WASHINGTON (Legal Newsline)-President-elect Barack Obama on Monday tapped the current dean of Harvard Law School to serve as U.S. solicitor general.
Elena Kagan, the first female dean at Harvard Law School, became a candidate for solicitor general after being passed over for deputy attorney general.
If confirmed by the Senate, Kagan will represent the Obama administration before the U.S. Supreme Court. The post is widely viewed as a potential stepping stone to the U.S. Court of Appeals and the U.S. Supreme Court.
Observers say Kagan could draw bipartisan support in her Senate confirmation hearings, partly because of her record at Harvard. There, she helped ease ideological tensions between liberal and conservative faculty.
Kagan, 48, worked in the Clinton administration as associated counsel and a domestic policy adviser. She was nominated by former President Bill Clinton to the U.S. Court of Appeals for the District of Columbia, but Republicans stalled the nomination.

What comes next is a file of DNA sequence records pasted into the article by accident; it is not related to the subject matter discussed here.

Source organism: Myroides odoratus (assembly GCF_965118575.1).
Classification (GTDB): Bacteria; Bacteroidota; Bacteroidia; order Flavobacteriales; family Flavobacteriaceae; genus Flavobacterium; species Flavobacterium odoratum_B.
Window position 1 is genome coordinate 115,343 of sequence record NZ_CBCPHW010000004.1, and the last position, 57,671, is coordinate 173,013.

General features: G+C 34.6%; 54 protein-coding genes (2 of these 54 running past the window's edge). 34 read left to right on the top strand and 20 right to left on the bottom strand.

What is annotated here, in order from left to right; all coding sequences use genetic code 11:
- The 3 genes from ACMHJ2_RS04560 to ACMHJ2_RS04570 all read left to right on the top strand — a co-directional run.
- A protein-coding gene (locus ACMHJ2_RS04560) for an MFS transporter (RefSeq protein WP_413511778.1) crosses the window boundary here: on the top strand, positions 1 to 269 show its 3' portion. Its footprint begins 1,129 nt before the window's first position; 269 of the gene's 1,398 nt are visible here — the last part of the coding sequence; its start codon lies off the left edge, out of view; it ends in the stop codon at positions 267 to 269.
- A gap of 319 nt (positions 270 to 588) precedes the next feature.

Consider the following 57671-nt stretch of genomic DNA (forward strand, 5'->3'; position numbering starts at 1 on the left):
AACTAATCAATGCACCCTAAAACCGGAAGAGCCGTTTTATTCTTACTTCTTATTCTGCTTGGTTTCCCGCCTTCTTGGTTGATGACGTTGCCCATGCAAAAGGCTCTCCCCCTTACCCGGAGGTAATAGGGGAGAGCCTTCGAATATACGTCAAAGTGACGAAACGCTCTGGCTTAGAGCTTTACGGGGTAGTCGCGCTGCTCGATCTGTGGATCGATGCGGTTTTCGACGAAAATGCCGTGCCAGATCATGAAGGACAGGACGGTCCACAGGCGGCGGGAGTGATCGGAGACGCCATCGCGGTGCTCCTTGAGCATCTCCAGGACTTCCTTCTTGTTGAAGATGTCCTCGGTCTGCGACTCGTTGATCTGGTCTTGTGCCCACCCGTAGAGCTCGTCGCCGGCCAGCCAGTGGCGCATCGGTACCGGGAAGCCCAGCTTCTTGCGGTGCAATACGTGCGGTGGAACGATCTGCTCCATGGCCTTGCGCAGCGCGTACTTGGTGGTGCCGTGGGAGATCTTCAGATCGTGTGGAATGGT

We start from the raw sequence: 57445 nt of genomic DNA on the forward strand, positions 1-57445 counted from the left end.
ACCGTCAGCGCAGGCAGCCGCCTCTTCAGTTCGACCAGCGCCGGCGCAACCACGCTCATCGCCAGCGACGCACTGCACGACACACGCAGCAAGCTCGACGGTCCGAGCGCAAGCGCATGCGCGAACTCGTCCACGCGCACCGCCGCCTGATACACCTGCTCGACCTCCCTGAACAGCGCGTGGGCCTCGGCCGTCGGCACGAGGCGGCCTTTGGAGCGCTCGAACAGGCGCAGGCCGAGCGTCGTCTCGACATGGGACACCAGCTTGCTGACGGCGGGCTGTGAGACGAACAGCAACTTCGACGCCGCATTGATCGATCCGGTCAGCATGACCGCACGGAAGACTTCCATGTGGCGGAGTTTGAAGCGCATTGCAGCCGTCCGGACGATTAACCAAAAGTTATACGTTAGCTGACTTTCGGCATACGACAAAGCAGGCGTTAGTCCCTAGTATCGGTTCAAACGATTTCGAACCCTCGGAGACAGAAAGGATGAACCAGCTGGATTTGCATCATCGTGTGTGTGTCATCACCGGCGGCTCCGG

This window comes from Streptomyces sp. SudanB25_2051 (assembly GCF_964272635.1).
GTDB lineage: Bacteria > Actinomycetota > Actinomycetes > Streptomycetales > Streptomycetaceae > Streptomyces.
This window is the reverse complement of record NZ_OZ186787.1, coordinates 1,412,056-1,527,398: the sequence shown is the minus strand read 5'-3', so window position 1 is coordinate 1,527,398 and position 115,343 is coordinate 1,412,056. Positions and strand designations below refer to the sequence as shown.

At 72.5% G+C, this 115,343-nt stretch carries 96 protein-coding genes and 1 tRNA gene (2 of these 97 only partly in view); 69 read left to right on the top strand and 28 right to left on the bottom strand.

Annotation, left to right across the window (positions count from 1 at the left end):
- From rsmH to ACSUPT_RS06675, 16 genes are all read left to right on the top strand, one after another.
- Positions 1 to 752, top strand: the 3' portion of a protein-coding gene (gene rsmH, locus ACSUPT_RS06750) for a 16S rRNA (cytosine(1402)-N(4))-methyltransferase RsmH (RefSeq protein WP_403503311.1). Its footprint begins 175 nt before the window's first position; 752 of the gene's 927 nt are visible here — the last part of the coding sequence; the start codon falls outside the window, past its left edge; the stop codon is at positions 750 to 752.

She and Obama worked on the University of Chicago Law School faculty at the same time during the 1990s. As a student at Harvard, Obama served as editor of the Harvard Law Review.
Obama also picked former Attorney General Janet Reno's chief of staff, David Ogden, to serve as deputy attorney general.
"These individuals bring the integrity, depth of experience and tenacity that the Department of Justice demands in these uncertain times," Obama said in a statement. "I have the fullest confidence that they will ensure that the Department of Justice once again fulfills its highest purpose: to uphold the Constitution and protect the American people."
From Legal Newsline: Reach reporter Chris Rizo at email@example.com.